When many of us think of the woolly mammoth, I’m guessing we think of Queen Latifah, or at least the voice she gave to Ellie the woolly mammoth in the “Ice Age” movie franchise. For the record, the ice age ended about 11,000 years ago, and so did Ellie and her mate, Manny.
Actually, I think someone stole him to hunt deer – you could use dogs in Virginia when I lived there. I bet he didn’t object when the dognapper promised a life in the woods. In a way, I don’t blame him.
LBelow and in front of the porch rail, the surface of Marsh Creek is smooth like a 200-year-old farmhouse window pane, smoothly rippled as the flow wanders and eddies its way to lower elevations. Reflections of creekside oaks and sycamores decorate the translucent surface of the flow, itself browned from nearby mountains’ muddied runoff – poor man’s fertilizer, some farmers call it –in rounded jaggies across the stream. A short way up the creek, mated Red-tailed hawks and a few Bald eagles prepare for their new families.
Across the glassine stage at the foot of the hill there pass pairs of Canada Geese, a few mallards and their current loves – Canada geese mate for life, mallards for convenience – and a clan of mergansers.
Red-tailed hawks are warming to togetherness, indicating, more accurately than that four-legged critter from Punxsutawney, that the weather also is soon to warm. Of course, most Red-tailed hawks do not have television cameras staring at them to record whether they see their shadow while swooping down on an unsuspecting breakfast.
It snowed last night. We had some snow – in November, I think – that caused me to drag out the snowthrower. Since then, the machine has been gathering dust in the garage, with still almost a half tank of last winter’s gasoline in the tank.
I wrote about mostly outdoorsy issues and about wandering around the tundra in the company of a Bald Eagle named J Edgar, who in turn got his name from one of my favorite Mason Williams ballads. J Edgar and I lived in a hollow log on the back side of the island, which was a puzzlement to many readers because there were no trees large enough to be hollow to be found on the island.
I’ve visited Florida several times, even lived in the northeastern part of the state about five years in my 20s – but the want-to has been my closest approach to the Everglades. In my younger years, I must admit seeing it as just another tourist attraction, a huge swamp, home for some birds, and maybe a few alligators.
A recent airboat ride in the Everglades showed me it’s way more than a tourist attraction.
He told me the problem was I was not making tears, which was irritating my eyes, which was making them water like Marsh Creek after that rain we had at the end of July. He prescribed eye drops that would make me make tears so my eyes wouldn’t be irritated so they would not, well, make tears.
“There’s nothing there,” they almost uniformly pronounced.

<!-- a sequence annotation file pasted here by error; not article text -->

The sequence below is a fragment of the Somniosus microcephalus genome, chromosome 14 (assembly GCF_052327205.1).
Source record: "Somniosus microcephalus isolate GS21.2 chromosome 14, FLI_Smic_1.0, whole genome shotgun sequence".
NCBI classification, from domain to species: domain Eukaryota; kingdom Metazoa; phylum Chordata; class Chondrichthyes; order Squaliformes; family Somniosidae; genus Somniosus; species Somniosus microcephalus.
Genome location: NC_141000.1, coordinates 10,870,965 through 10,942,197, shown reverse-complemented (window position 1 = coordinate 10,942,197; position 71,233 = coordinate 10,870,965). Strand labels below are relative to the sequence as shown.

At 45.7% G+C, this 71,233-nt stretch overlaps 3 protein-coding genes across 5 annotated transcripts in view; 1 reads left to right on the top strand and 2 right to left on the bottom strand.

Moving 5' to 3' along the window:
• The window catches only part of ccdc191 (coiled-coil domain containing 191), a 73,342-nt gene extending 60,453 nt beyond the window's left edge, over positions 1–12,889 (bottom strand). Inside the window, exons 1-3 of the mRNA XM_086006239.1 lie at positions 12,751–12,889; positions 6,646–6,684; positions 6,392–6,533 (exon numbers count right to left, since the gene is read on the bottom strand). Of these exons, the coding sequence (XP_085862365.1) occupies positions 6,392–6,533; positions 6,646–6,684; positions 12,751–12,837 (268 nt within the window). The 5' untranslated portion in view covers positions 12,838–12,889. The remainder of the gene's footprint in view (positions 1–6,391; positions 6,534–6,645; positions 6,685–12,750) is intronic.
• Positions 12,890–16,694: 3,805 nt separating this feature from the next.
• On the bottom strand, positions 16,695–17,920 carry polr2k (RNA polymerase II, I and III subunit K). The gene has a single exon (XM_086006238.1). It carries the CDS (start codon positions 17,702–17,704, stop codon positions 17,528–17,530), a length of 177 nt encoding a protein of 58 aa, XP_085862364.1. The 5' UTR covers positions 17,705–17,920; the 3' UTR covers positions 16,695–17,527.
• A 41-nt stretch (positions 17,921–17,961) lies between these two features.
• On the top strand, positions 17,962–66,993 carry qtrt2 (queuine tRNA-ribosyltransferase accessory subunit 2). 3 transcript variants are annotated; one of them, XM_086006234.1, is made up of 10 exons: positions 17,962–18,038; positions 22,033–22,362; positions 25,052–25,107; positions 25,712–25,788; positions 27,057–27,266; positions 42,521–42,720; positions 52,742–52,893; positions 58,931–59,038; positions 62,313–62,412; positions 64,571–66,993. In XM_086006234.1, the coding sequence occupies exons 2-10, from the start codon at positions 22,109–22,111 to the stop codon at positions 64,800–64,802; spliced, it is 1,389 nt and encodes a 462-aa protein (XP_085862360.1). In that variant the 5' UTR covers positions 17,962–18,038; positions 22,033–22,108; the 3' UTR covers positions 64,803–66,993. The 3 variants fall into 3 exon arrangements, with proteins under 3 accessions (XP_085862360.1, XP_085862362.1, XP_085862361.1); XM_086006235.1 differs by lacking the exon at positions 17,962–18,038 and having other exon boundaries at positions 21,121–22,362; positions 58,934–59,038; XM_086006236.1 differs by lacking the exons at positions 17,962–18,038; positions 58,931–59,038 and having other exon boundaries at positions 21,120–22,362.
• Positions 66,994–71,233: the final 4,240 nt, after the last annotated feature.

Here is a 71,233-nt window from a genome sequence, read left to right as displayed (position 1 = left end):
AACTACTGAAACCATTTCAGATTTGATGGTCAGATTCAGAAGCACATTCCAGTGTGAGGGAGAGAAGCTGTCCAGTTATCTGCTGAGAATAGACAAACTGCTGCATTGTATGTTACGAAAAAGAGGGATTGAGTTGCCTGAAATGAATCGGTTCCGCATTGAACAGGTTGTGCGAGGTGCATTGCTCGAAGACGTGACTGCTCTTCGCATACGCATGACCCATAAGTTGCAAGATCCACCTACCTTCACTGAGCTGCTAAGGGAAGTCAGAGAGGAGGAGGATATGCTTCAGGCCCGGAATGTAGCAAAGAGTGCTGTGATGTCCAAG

Well, not quite but, relatively, close.
Meanwhile, flocks of eiders bounce in the waves, drifting upwind and down, occasionally diving, presumably for snacks, much as I dive for a box of Triscuits or a handful of grapes. We’re not so much different, the ducks and me.
“Some people try to turn back their odometers. Not me. I want people to know why I look this way. I’ve traveled a long way, and some of the roads weren’t paved.” Will Rogers said that, and I agree. I have invested a considerable portion of my travels searching out unpaved roads. Or at least roads less traveled.
It happened a week or so ago with my spouse. She suddenly decided the garage needed reorganizing. Translation: Seek out piles of stuff of questionable future need. Either it goes to my heirs, the recycling center, or placed on one of those flea-market apps that might get other collectors to pay money for my junk.
While too many of us are focused on the latest Trumpian tweets, there is at least one Election Day contest worthy of note right here at home. There are several of them, actually, but our gubernatorial contest is a good example of the choices we face as we move toward handing the Commonwealth to our grandkids.
Monday morning, the Secretary of the Department of Conservation and Natural Resources cut a ribbon making a 560-acre parcel abutting Strawberry Hill Nature Preserve an access to Michaux State Forest. The move was a good one.
More than 30 years ago, a college professor told his class pavement was partially – and considerably – responsible for warming the planet. Every time two-lane country roads are widened to federal specifications – from two barely 8-foot travel lanes bracketed by gravel berms to 12-foot travel lanes and 8-foot breakdown lanes – the local temperature increased by a few degrees. And with every new shopping center, with accompanying blacktopped parking lot, the local temperature jumps some more.
“Nope, I answered. “But I have been working on that a long time.”
The kid’s name was Haven; he was five years old, and learning to use his powers of observation. How does one complain about that?